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How Other Customers Responses to Service Failure Affect Focal Customers’ Complaining Behavior：The Complaint Contagion Effect
Authors: Ke Chen (University of International Business and Economics, China), Jiancun Chen (University of International Business and Economics), Zhan Wu (University of Sydney)
While it is important for service providers to understand and deal with customers complaint behavior, how other customers responses to service failure affect focal customers complaint intentions remains unclear in extant literature. Drawing on social information processing theory, this paper proposes that after a service failure affecting multiple customers, other customers complaint behavior (vs. noncompliant) will increase focal customers’ complaint intentions (the complaint contagion effect), which is mediated by the emotion of anger. Two characteristics of complaint others (social identification and credibility) and one factor about the service provider (prior relationship) are examined as moderators. Four experiments are conducted to test the contagion effect and its contingent factors. Study 1 is to examine the contagion effect of other customers’ complaint behavior across two service industries (retailing and transportation). The results show that in both service industries, after encountering a service failure with other customers together, if there are others complain to the service provider, focal customers feel angrier and have higher complaint intentions than if there are no others complain. Study 2-4 are conducted to test moderating effects of social identification, other customers’ credibility, and the prior relationship between focal customer and the service provider respectively. The results reveal that the contagion effect is salient when focal customers have high social identification with others, or the credibility of other customers is high, or focal customers prior relationship with service providers is weak. And vise versa, the contagion effect does not occur.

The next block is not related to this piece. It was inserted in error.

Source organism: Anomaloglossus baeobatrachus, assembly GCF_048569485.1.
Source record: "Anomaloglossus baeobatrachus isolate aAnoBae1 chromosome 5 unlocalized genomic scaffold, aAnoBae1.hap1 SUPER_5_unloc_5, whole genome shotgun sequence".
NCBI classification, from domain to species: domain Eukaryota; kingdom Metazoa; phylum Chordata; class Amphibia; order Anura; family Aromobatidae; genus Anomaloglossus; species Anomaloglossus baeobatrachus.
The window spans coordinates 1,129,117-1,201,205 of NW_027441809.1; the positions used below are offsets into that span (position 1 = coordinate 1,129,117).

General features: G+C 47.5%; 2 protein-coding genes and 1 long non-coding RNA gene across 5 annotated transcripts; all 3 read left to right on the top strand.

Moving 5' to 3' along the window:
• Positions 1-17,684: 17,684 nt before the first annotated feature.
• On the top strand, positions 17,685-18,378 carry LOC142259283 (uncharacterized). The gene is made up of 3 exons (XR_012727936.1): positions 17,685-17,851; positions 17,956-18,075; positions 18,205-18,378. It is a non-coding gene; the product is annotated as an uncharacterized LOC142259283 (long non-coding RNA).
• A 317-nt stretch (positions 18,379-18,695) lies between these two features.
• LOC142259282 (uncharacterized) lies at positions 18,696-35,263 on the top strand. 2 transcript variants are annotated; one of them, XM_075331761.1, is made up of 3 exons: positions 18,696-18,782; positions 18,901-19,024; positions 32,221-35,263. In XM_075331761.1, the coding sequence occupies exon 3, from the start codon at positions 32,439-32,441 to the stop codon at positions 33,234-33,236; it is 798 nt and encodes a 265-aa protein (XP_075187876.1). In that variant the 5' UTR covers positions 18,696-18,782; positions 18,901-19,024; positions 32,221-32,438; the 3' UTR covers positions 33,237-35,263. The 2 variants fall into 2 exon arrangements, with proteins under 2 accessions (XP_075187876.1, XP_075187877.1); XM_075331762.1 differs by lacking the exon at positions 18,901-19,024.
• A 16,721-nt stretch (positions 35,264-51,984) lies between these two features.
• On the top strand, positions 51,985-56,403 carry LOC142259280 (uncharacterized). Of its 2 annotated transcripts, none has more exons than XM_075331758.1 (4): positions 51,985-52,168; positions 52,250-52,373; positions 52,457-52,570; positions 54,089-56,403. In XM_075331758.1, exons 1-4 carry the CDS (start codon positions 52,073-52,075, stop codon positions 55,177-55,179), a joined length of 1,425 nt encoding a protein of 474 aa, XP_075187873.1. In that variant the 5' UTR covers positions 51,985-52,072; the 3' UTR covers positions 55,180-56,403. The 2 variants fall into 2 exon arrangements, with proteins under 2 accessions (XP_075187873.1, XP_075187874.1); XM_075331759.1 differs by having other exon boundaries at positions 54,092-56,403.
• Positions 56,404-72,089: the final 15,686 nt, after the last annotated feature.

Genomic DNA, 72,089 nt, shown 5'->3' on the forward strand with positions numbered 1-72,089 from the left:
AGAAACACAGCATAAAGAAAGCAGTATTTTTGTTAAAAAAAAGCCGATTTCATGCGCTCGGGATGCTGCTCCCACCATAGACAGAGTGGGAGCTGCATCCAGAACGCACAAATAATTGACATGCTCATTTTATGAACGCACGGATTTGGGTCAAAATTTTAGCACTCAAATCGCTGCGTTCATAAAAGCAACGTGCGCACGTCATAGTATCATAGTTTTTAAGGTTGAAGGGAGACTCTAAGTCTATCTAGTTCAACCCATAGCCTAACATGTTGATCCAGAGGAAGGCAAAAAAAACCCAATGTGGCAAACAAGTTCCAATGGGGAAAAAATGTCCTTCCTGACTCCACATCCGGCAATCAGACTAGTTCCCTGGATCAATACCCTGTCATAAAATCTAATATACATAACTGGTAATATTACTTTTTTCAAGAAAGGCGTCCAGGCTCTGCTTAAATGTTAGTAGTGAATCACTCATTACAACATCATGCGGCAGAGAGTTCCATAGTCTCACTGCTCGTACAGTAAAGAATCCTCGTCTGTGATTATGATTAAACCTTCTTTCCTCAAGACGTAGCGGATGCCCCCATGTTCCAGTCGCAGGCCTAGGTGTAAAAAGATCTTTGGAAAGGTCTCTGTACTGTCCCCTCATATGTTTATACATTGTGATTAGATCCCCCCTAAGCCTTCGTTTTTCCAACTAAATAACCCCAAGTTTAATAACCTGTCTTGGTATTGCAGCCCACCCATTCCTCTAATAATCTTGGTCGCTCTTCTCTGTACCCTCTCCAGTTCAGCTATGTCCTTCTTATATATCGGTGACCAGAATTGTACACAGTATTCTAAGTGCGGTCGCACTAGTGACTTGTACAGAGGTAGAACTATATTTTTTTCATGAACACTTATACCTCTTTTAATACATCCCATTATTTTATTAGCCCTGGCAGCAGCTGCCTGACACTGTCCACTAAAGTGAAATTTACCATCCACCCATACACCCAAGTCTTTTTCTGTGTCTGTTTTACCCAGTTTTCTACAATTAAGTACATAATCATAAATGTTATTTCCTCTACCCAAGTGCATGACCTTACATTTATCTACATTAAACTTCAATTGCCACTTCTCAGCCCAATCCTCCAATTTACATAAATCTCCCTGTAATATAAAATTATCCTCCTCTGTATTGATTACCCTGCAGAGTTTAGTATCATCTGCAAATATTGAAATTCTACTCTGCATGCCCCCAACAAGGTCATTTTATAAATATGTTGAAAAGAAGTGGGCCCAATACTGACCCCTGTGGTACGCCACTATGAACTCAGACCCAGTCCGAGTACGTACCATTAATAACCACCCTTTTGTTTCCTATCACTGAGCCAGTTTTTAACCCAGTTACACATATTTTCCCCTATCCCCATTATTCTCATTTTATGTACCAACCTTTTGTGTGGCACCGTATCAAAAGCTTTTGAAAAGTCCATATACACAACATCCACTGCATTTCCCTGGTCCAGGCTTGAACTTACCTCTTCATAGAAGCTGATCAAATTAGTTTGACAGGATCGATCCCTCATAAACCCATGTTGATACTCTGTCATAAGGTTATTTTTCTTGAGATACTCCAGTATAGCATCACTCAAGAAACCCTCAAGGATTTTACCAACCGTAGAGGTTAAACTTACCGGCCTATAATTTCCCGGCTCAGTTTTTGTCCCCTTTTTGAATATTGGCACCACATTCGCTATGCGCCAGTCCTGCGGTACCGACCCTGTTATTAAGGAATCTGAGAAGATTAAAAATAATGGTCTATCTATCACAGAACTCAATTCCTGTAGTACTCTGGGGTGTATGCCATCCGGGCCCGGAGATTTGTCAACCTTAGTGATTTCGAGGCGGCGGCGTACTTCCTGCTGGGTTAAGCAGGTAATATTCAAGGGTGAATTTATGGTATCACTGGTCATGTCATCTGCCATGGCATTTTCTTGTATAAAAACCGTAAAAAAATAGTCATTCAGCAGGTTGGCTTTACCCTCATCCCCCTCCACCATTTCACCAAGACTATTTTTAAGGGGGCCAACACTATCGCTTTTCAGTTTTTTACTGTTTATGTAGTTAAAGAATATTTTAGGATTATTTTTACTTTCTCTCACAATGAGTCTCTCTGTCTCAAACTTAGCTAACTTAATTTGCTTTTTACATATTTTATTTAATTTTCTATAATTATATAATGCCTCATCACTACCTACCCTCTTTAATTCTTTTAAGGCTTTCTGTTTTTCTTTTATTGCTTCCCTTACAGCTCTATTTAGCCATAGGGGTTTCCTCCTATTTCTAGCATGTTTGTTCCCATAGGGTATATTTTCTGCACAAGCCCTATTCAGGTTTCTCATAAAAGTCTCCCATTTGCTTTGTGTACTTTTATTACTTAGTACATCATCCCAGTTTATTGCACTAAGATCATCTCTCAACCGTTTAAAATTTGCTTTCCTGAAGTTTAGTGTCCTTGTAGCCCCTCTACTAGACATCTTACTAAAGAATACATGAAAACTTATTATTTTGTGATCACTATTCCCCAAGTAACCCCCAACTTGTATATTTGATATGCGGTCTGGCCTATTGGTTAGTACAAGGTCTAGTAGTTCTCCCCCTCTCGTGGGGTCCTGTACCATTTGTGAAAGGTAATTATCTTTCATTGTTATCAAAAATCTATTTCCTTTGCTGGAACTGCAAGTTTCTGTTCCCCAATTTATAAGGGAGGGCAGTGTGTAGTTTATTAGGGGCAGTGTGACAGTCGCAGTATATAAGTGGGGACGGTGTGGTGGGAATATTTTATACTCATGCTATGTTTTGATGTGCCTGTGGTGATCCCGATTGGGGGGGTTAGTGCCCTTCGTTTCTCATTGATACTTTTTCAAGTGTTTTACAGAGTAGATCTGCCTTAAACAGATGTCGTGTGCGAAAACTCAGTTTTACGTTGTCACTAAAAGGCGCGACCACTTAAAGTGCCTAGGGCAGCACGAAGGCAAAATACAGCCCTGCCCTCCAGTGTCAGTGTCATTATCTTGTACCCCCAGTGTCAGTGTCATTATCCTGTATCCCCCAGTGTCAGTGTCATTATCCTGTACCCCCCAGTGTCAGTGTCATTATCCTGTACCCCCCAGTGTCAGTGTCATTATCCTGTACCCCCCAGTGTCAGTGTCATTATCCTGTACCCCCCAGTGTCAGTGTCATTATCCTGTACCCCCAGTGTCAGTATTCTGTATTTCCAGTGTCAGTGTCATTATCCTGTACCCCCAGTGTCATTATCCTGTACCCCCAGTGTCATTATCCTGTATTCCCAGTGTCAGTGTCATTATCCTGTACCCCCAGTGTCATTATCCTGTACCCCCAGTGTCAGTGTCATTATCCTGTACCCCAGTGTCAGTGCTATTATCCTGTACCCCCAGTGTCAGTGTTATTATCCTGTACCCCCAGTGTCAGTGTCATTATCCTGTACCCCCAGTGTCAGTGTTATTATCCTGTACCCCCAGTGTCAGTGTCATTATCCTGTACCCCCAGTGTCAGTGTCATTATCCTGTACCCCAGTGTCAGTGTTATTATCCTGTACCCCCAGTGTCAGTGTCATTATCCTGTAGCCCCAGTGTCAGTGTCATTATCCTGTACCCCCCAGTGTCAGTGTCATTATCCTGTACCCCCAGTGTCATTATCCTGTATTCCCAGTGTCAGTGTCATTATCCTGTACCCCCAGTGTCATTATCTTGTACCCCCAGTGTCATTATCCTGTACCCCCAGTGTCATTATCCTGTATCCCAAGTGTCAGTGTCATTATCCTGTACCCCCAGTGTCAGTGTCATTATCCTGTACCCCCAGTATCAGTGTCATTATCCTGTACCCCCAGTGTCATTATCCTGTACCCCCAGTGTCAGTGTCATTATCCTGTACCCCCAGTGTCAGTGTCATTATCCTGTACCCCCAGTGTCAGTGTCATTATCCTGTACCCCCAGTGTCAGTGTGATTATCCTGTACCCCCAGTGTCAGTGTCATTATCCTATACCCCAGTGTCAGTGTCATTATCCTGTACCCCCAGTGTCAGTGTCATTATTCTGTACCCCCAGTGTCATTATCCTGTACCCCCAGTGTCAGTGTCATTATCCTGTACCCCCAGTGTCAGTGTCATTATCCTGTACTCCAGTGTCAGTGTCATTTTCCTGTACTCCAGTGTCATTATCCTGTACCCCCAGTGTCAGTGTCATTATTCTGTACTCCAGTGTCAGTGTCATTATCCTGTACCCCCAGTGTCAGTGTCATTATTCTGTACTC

This paper provides several contributions. First, our findings contribute to the literature of service failure by including the research focus on the comparison between other customers different responses to service failure. Our findings extend the literature that the anger is affected not only by the interaction with group members but also by the observation on others complaint behavior. Second, our findings contribute to customer interpersonal influence in customer complaint research. To our knowledge, our study is the first to include other customers characteristics in examining focal customers’ complaint behavior. Our findings support the argument that social identification with other customers can occur in short-lived groups and even in the absence of a formal group, and extend the effect of source credibility from the research of salespeople, advertising, public relationship, and online reviews to service failure and recovery. Third, our findings contribute to the literature of customer relationship and complaint behavior. Our results support the literature by identifying both the direct negative effect of prior relationship and the interaction influences of prior relationship and others complaint behavior on anger.